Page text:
Is a Unique Setting Necessary to the Goodness of a Novel?

Maybe there are two kinds of posts, those that are opinion and those that require research. The second could also include opinion, of course. After reading a comment by Saytchyn (see comment to previous post) that didn’t actually make it into the comments section for some reason, I decided to write separately about my thoughts on the ten characteristics of a First Class Novel.

What she said was that what met the criteria was subjective, and of course it is, but it also seems as if at least a few of the categories might have more objective measures. For one, transporting us to “unlikely cultures or times” seems as it can be objectively determined, although I’m not clear on the qualifier, “unlikely.” The reader should know if a book is set in a culture, country, or time in which they have never participated. Yes, few of us alive have been to a time prior to 1914. Does that give all historical fiction a point in the 1st class category? The book that Saytchyn mentions, The Bone Key by Sarah Monette, is set in England. If the reader has never traveled to London, does this qualify it as an “unlikely culture”? What if you have visited? What about an English reader living in London? Are they likely to think less of the book if they are familiar with the setting?

Here is the list of the first ten adult fiction books I have listed on Goodreads. Not sure why they are in the particular order they are, maybe by date I rated them? I’ll give a quick assessment of whether or not they meet the culture/country/times criteria.

1. Dancer (Colum McCann)–set in Russia and the world of dance   YES

2. Confederacy of Dunces (John Kennedy Toole)–New Orleans of the 1960s. Setting marginally meets the criteria but possibly the characters make it an “unlikely” culture.   Yes

3. Let The Right One In (John Ajvide Lindqvist)–Sweden world of vampires. YES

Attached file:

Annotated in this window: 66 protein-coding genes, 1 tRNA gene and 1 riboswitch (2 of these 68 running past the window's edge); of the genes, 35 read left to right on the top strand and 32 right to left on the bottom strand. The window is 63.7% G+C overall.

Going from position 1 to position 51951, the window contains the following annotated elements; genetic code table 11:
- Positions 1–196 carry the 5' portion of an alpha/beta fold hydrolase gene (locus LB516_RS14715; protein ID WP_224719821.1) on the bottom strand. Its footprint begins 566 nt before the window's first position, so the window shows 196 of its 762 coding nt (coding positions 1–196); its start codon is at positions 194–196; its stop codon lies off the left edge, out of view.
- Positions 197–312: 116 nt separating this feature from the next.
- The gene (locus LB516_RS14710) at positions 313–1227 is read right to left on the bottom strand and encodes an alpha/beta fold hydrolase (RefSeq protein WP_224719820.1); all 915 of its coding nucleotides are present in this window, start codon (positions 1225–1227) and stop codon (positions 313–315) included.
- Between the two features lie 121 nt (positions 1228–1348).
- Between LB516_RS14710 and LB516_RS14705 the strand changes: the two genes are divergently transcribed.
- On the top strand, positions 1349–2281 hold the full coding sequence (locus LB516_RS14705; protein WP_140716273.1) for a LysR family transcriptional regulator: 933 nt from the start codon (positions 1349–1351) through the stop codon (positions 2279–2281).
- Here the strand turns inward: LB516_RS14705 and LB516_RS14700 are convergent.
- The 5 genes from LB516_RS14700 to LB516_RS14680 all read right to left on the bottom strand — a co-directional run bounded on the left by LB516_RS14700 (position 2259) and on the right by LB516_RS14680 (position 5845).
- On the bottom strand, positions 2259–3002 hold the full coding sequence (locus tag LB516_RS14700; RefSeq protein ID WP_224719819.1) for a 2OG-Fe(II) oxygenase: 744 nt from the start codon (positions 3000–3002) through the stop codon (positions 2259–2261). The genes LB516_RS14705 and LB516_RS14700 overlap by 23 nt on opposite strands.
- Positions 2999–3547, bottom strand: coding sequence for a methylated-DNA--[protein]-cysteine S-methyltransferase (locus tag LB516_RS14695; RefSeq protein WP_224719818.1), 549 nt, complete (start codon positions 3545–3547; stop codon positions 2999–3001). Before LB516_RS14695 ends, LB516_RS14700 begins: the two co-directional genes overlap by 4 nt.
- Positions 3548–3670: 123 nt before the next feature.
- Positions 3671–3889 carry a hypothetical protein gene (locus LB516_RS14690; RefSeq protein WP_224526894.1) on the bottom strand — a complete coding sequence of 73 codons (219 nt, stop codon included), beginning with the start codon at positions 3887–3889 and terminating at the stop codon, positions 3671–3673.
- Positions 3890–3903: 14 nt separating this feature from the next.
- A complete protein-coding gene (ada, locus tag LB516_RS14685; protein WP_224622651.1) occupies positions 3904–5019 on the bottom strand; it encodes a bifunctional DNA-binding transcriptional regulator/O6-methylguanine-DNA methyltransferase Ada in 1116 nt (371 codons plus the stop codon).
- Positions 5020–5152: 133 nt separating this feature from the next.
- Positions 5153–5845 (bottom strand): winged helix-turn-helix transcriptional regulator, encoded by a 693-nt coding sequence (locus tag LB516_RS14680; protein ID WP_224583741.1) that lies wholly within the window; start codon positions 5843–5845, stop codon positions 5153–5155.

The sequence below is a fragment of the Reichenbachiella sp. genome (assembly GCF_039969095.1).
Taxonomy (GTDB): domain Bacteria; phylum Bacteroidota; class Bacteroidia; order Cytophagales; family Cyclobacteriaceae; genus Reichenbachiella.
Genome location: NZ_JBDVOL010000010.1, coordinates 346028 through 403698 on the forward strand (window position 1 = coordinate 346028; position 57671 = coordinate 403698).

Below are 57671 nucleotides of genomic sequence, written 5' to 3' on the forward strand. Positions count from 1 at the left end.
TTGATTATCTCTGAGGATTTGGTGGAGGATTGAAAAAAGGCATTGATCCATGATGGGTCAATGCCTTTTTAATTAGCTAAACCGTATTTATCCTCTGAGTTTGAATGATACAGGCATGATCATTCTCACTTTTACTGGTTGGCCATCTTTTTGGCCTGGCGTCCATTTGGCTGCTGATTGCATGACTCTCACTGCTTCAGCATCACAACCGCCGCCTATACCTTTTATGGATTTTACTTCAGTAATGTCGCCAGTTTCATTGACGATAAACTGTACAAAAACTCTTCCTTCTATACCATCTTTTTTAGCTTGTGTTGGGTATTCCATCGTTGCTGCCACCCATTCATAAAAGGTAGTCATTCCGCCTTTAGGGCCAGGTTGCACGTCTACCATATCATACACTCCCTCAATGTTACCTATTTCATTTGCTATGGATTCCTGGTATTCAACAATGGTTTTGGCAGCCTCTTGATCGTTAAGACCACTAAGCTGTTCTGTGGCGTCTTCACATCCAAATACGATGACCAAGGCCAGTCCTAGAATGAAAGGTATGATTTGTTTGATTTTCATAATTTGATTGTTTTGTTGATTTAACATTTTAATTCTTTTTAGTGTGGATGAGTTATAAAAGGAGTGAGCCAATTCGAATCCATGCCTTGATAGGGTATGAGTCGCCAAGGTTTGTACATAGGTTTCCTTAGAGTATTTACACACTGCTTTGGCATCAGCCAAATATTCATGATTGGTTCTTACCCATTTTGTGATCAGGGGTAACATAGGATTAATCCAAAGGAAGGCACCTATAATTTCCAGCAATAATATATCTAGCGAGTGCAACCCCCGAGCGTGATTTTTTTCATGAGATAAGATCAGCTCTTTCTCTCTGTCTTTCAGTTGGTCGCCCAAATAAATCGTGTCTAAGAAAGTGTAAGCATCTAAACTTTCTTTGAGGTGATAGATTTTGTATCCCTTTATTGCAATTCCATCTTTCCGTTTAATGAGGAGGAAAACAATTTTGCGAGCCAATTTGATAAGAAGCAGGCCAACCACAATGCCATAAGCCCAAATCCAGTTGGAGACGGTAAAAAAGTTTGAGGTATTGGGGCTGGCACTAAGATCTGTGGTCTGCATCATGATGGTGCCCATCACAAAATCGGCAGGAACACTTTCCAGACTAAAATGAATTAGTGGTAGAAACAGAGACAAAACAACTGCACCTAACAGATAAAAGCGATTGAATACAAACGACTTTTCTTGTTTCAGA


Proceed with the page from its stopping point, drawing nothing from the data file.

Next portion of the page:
4. Mother of Sorrows (Richard McCann)–suburban Eastern US, 1950s or 60s.This would seem like a no for anyone over 40.  No.

5. Chang and Eng (Darin Strauss)–mid-1800 world of Siamese Twins in the US. YES

6. Sense of an Ending (Julian Barnes)–contemporary and mid-1900 England.  A very little bit, but how different in England from the US?  not really

7. What’s Eating Gilbert Grape? (Peter Hodges) mid 20th century mid-American small town.  No, at least if you’re over 25.

8. A Dangerous Woman Mary McGarry Morris –20th century small town.  No, again, if you are over 25.

9. Nobody’s Fool  and Straight Man Richard Russo–upstate New York, small town, 2oth century and college town in the Eastern Us.  No.

10. A Patchwork Planet (Anne Tyler)–20th century Baltimore. Again, not really.

What does this short analysis say? That I like books with a change in culture/time/country, but it isn’t  necessary for me to think a book first class. I know from that sampling that my love of Sense of an Ending was driven by the beautiful writing. The last five were related to the characters. Overall, for me, although a unique, interesting, or foreign setting adds to my assessment of a book, it’s not strictly necessary for me to call a book First Class.

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  1. #1 by bkwins on February 11, 2014 - 10:18 am

    For me, I’d say it’s not so much about having a unique setting; rather, it’s about having a uniquely presented setting. It can be a common or simple location (someone’s house, a generic shopping mall, or whatever), but it helps the narrative to stand up if that setting is carefully drawn, if the reader can experience it viscerally along with the characters, in a way that holds meaning for that particular story. The setting is a supporting character in the story in a sense, and I suspect it would be hard to find a “first class” novel that doesn’t make great use of setting.

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